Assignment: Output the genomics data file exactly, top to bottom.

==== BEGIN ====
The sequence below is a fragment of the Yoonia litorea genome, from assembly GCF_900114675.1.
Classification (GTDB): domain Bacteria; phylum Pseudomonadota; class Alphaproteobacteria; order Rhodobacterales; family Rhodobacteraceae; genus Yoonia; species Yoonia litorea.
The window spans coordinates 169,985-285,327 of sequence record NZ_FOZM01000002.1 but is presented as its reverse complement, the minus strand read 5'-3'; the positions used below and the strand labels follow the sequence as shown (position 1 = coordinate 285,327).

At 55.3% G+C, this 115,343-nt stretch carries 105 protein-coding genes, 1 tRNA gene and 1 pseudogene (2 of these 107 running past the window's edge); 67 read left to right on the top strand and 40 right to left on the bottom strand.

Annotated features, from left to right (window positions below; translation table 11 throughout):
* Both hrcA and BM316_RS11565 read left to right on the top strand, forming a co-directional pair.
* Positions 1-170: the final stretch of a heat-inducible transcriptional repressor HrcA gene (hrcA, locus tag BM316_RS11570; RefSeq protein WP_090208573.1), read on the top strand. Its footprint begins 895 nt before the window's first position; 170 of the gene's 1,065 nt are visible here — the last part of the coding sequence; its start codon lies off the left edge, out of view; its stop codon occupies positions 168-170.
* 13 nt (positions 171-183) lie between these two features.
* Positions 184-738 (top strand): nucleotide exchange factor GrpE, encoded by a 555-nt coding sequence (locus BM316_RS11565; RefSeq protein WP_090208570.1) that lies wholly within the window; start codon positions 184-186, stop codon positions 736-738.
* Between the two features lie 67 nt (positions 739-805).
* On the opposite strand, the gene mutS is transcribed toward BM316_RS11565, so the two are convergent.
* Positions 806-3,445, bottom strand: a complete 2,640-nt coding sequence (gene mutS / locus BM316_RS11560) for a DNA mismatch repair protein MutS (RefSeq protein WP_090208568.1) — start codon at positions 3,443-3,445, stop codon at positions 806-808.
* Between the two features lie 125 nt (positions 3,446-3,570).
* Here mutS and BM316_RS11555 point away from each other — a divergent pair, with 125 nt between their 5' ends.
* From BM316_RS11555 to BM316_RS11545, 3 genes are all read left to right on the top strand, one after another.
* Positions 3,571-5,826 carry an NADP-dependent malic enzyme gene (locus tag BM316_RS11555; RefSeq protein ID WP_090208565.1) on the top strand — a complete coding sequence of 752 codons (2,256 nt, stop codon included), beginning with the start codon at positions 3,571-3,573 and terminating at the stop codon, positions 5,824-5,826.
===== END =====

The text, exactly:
The sequence below is a fragment of the Yoonia litorea genome, from assembly GCF_900114675.1.
Classification (GTDB): domain Bacteria; phylum Pseudomonadota; class Alphaproteobacteria; order Rhodobacterales; family Rhodobacteraceae; genus Yoonia; species Yoonia litorea.
The window spans coordinates 169,985-285,327 of sequence record NZ_FOZM01000002.1 but is presented as its reverse complement, the minus strand read 5'-3'; the positions used below and the strand labels follow the sequence as shown (position 1 = coordinate 285,327).

At 55.3% G+C, this 115,343-nt stretch carries 105 protein-coding genes, 1 tRNA gene and 1 pseudogene (2 of these 107 running past the window's edge); 67 read left to right on the top strand and 40 right to left on the bottom strand.

Annotated features, from left to right (window positions below; translation table 11 throughout):
* Both hrcA and BM316_RS11565 read left to right on the top strand, forming a co-directional pair.
* Positions 1-170: the final stretch of a heat-inducible transcriptional repressor HrcA gene (hrcA, locus tag BM316_RS11570; RefSeq protein WP_090208573.1), read on the top strand. Its footprint begins 895 nt before the window's first position; 170 of the gene's 1,065 nt are visible here — the last part of the coding sequence; its start codon lies off the left edge, out of view; its stop codon occupies positions 168-170.
* 13 nt (positions 171-183) lie between these two features.
* Positions 184-738 (top strand): nucleotide exchange factor GrpE, encoded by a 555-nt coding sequence (locus BM316_RS11565; RefSeq protein WP_090208570.1) that lies wholly within the window; start codon positions 184-186, stop codon positions 736-738.
* Between the two features lie 67 nt (positions 739-805).
* On the opposite strand, the gene mutS is transcribed toward BM316_RS11565, so the two are convergent.
* Positions 806-3,445, bottom strand: a complete 2,640-nt coding sequence (gene mutS / locus BM316_RS11560) for a DNA mismatch repair protein MutS (RefSeq protein WP_090208568.1) — start codon at positions 3,443-3,445, stop codon at positions 806-808.
* Between the two features lie 125 nt (positions 3,446-3,570).
* Here mutS and BM316_RS11555 point away from each other — a divergent pair, with 125 nt between their 5' ends.
* From BM316_RS11555 to BM316_RS11545, 3 genes are all read left to right on the top strand, one after another.
* Positions 3,571-5,826 carry an NADP-dependent malic enzyme gene (locus tag BM316_RS11555; RefSeq protein ID WP_090208565.1) on the top strand — a complete coding sequence of 752 codons (2,256 nt, stop codon included), beginning with the start codon at positions 3,571-3,573 and terminating at the stop codon, positions 5,824-5,826.